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Employee reimbursements for WFH
You may recall when Covid first hit our shores and we were forced into lockdown with everyone working from home (or at least those of us who were lucky enough to be able to). Inland Revenue (IR) released a number of determinations, reflective of the fact that employers were reimbursing their employees for the additional costs now being occurred due to the WFH scenario.
The last of those Determinations, Determination EE003, is set to expire on 31st March 2023. Consequently, IR has now issued Determination EE004 – ‘Tax treatment of reimbursing payments made to employees that work from home and/or payments made for an employee’s use of their personal telecommunications tools and/or usage plans in their employment.’ This time around, however, the determination is for an indefinite period, with IR continuing to monitor and update if appropriate.
The easiest way to start off addressing any payment to an employee by an employer, is that it is taxable to the employee unless you can then locate a specific exemption for the payment. The place where you will most likely find an exemption in relation to the present topic, is within the provisions of section CW 17 of the ITA07.
In accordance with section CW 17(2), payment can be exempt, to the extent that:
- It’s paid to the employee in connection with their employment; and
- It reimburses the employee for additional expenditure they have incurred as a consequence of the employee working from their home; and,
- The expense incurred by the employee is of a kind that would be ordinarily deductible to the employee if the employment limitation did not apply.
Expenditure is treated as having been incurred in connection with an employee’s employment when:
- The expenditure is incurred because the employee is performing an obligation required by their employment; and,
- The employee is deriving employment income from performing that obligation; and,
- The expenditure is necessary to perform that obligation.
Now one aspect which may sometimes be overlooked by the employer, is that a payment is only exempt to the extent that it reimburses an employee for additional costs incurred. So, components of any payment which relate to the non-variable costs of the employee (rent, rates, mortgage interest, etc), will not be exempt via application of section CW 17(2) – the employee would incur those costs regardless of the WFH scenario.
Determination EE004 provides certain de minimis amounts which the employer can pay to the employee, without the need to obtain further evidence from the employee of actual costs incurred. It is a compliance cost reduction tool issued by IR therefore, however, it is not binding on employers, who may choose instead to reimburse their employees based on actual additional costs incurred.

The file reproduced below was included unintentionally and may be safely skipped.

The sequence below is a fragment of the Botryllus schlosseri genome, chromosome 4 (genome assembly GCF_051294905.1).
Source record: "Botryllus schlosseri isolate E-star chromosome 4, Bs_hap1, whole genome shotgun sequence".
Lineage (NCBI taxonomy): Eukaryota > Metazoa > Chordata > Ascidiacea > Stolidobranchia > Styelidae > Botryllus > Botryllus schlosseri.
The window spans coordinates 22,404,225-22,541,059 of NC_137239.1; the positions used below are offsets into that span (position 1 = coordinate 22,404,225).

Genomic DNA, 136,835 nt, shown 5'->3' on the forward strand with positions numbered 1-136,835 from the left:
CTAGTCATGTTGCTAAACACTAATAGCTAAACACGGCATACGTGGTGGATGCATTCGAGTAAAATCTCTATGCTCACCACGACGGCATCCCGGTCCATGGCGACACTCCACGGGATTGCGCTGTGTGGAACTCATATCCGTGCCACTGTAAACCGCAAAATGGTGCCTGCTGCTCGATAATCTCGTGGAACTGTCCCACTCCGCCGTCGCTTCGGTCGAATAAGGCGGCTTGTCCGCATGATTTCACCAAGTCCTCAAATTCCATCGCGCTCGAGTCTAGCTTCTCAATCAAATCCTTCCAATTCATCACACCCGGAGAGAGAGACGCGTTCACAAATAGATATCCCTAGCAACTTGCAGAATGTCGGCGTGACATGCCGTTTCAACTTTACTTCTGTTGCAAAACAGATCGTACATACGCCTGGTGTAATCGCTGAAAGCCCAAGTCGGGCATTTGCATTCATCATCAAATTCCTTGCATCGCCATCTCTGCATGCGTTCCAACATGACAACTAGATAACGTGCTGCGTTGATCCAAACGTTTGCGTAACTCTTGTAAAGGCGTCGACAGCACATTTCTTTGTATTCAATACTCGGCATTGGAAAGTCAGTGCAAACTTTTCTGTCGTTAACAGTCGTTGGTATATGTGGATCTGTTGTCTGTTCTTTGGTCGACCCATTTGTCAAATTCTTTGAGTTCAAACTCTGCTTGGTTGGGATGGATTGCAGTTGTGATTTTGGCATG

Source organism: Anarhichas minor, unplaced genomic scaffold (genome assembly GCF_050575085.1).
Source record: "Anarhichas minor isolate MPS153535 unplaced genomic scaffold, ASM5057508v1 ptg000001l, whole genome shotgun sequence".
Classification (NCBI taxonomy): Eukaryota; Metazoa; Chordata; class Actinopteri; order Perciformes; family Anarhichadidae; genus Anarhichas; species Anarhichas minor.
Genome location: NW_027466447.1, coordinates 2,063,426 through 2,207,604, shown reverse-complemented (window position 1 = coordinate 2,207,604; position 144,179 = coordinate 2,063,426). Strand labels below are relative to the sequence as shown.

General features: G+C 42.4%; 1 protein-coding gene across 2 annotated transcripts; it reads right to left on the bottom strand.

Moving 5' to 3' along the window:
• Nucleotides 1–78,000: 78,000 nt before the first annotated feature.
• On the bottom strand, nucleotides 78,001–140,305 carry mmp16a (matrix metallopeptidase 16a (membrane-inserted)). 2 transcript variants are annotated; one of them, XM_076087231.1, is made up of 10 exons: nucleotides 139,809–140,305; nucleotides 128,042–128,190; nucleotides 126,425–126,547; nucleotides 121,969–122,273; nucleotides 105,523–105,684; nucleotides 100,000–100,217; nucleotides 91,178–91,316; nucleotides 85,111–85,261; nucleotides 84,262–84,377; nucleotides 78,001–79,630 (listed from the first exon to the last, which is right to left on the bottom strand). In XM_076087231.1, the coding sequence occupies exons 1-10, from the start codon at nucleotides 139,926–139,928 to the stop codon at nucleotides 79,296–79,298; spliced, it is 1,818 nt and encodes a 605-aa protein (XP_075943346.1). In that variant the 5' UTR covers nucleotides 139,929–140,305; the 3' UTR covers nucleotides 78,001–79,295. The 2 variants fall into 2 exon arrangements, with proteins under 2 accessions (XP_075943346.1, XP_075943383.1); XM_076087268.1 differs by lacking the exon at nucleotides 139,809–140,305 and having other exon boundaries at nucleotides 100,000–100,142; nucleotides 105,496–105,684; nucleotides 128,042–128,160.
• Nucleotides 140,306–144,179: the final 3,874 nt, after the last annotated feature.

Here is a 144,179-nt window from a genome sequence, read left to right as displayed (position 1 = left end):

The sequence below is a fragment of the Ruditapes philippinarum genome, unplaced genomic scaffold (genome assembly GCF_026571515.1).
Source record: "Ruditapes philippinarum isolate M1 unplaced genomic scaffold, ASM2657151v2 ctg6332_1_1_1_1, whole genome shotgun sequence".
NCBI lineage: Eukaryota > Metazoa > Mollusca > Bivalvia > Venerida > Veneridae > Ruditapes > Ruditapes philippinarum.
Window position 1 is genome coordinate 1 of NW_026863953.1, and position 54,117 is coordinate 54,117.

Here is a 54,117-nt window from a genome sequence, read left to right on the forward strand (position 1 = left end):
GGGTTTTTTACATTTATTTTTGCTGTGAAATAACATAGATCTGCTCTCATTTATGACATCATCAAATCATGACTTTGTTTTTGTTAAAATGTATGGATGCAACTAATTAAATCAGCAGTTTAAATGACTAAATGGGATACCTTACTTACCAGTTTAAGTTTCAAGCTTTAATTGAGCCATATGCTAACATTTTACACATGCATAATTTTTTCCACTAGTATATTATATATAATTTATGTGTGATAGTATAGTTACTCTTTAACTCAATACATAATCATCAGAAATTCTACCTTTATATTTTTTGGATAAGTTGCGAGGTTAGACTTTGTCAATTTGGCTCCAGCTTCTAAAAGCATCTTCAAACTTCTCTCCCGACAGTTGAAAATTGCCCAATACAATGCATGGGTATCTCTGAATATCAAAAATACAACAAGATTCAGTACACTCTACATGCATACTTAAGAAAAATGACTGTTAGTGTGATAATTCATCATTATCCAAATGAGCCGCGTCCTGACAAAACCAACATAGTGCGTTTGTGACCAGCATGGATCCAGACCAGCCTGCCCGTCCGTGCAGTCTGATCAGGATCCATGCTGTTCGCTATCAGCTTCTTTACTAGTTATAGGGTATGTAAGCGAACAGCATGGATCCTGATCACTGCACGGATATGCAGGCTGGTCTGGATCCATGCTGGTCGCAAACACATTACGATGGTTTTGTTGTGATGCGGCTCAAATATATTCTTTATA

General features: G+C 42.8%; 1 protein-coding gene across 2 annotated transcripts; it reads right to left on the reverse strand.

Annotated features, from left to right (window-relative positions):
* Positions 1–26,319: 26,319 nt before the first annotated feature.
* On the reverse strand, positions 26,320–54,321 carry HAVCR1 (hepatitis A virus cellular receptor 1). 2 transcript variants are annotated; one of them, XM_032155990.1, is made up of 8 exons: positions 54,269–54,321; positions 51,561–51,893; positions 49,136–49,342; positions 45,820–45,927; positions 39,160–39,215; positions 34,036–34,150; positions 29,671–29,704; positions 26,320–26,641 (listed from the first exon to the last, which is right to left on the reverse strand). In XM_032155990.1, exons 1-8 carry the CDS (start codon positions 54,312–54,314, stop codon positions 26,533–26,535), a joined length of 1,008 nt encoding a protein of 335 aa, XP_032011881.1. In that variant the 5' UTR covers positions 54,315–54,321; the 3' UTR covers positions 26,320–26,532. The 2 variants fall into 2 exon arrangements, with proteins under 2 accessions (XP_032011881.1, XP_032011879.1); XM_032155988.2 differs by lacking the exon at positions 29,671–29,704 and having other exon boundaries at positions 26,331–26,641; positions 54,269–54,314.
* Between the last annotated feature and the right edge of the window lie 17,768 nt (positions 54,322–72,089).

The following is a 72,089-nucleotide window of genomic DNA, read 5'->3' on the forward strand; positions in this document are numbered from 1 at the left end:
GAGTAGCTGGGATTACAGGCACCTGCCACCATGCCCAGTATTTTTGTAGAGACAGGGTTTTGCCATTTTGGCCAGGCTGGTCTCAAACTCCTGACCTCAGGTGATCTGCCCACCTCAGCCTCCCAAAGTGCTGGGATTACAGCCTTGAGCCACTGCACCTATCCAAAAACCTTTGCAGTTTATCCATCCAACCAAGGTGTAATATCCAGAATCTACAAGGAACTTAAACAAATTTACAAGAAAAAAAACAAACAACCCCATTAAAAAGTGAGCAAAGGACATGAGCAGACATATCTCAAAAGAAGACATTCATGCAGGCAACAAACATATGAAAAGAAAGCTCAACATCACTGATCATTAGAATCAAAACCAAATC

So, what can you pay (weekly)?
- WFH but no use of employees’ telecommunication tools/usage plans – $20
- WFH and use of employees’ telecommunication tools/usage plans – $27
- No WFH but use of employees’ telecommunication tools/usage plans – $7
Alternatively, employers can use the $20 de minimis just for the WFH cost reimbursement, but then in respect of the use of employee’s telecommunication tools/usage plans:
- If the employee uses their personal telecommunications tools and/or their usage plans principally for business purposes, employers can treat any reimbursement of up to 75% of the amount of the employee’s total usage plan bill as exempt income of that employee; or,
- If the employee uses their personal telecommunications tools and/or their usage plans principally for private purposes, employers can treat any reimbursement of up to 25% of the amount of the employee’s total usage plan bill as exempt income of that employee.
Reasonable estimates may be used by the employer where the employee’s plans have variable cost amounts.
Finally, Determination EE004 extends to payments for the cost of newly acquired furniture and equipment and telecommunications equipment by the employee – two single one-off reimbursements of up to $400, the first covering new furniture/equipment, and the second, covering new telecommunication equipment. Note that these are not per-item reimbursements, and they do not renew annually. These payments are referred to as the safe harbor option.
Alternatively, employers can reimburse employees based on actual costs incurred (in which case records will need to be kept), the payment amount determined by whether the asset purchase would qualify under the low-value asset threshold (100% immediate reimbursement), or require depreciation over a number of periods. The same principally business/private use proportions set out for telecommunication usage plan reimbursements can also be used here.
If you have any questions or would like a second opinion on any national or international tax issues, please email me directly.